That has been done before, for several different reasons. If your home is nicely decorated and you don't want to take the items with you, it can be sold with all the contents remaining and possibly net you a better price. If you inherited a property and the previous owner's stuff is still there, you have a few options. You can sell it as-is and expect the buyer to take it all as a package deal which may negatively impact the sales price. You can call companies that resell or auction items, charities that accept donations, others that haul away other items for free, and then pay another company to haul away the final pieces nobody would take. Whatever you choose, talk with your real estate agent about timelines before agreeing to anything. Sorting items in preparation for an auction can kill a showing, and delaying a close because the auction house can't sell soon enough may prevent you from selling at the best price.
Do I have to tell buyers about issues my home has had?
    The important ones, yes. You're better off being transparent and avoiding lawsuits down the road. Big items like foundation cracks, faulty septic system, or flooding basement should be disclosed on the Property Disclosure Form. Small cosmetic issues like age-related cracks in the driveway, chips in doorway trim or a mark on the wall are not things you need to mention. If you inherited a property or for any reason didn't live there, then you can use a Disclosure Exemption Form. If your garage freezer is hiding a big hole you cut in the drywall, you should probably mention it for good measure.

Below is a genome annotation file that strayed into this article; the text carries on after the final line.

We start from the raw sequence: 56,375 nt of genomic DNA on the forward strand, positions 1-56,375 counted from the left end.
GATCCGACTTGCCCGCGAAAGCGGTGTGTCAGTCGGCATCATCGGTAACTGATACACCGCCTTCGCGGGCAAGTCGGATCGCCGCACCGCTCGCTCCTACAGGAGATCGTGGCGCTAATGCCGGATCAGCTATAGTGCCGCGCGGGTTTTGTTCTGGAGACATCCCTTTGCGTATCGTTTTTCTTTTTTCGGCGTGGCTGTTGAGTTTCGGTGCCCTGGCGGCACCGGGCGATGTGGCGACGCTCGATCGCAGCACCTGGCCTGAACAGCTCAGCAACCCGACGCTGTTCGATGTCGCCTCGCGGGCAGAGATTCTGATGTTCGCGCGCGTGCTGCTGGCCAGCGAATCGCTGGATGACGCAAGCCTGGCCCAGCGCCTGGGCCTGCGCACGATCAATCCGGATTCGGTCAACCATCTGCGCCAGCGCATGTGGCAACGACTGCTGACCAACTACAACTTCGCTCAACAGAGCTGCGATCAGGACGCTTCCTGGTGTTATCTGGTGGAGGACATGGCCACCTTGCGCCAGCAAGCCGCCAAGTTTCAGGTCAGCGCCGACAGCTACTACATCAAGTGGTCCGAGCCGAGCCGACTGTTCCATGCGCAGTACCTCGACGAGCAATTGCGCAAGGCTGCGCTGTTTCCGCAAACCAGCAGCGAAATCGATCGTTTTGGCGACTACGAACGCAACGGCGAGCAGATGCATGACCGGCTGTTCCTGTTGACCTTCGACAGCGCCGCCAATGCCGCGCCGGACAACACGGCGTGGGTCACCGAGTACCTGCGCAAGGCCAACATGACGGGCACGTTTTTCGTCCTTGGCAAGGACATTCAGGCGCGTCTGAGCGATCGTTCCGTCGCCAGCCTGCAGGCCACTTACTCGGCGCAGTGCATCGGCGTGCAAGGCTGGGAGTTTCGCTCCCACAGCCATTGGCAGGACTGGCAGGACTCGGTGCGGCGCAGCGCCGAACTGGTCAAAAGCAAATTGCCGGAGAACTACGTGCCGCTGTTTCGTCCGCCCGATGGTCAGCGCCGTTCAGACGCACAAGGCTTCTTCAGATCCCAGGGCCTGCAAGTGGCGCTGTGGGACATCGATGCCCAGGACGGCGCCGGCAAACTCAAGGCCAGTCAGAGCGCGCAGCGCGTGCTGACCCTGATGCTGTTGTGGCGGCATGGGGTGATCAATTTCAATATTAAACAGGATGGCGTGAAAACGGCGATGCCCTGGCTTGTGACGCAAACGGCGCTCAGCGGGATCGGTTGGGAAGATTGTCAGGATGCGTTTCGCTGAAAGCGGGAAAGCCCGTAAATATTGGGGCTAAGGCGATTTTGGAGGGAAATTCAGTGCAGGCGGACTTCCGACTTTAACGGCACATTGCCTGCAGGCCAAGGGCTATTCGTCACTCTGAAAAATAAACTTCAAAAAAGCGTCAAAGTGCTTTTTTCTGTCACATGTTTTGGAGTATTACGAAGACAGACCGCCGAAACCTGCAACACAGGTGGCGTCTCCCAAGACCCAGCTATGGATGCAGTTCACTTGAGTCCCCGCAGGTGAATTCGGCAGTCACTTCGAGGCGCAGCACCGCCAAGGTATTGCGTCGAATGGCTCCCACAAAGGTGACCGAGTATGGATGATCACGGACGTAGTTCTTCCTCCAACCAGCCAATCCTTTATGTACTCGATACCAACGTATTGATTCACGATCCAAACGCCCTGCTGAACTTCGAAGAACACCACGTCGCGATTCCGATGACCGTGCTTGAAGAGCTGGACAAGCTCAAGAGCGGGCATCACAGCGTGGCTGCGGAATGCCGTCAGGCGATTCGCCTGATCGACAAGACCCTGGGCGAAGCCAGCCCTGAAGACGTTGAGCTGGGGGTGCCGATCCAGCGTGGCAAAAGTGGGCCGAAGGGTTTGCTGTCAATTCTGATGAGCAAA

Should I be present when my home is shown?
    No. That's not advisable and in the cases where sellers were present while I showed a home, it has usually hurt my ability to show the home in the best light. If you want to stay home because you're afraid items will be taken, talk with your agent and address other ways to secure your home. If you want to stay home because you don't have any place to go, find a place. Go to a coffee shop. Read a book at McDonalds. Take your dog for a long walk, but don't stay home.
Do I have control over when people come to see my home?
    Yes. Wallace Real Estate uses a scheduling service that can send you a requested time for a showing. You have the ability to accept or deny it. Of course, if you deny it you should have some alternative days and times to offer. In cases where someone is visiting from out of town and cannot see your home the next day, you may get a phone call to see if there is any way you can accommodate a showing. Ultimately, you are in charge of when people can come.
What is a contingency?
    A contingency is something that is a condition of the contract. For example, a buyer may have a contingency saying they want to review and accept the subdivision restrictions before committing to buy. Or, you may want a contingency stipulating you find another place to live before going forward with a sale. Contingencies include a cutoff date, preventing them from going on forever.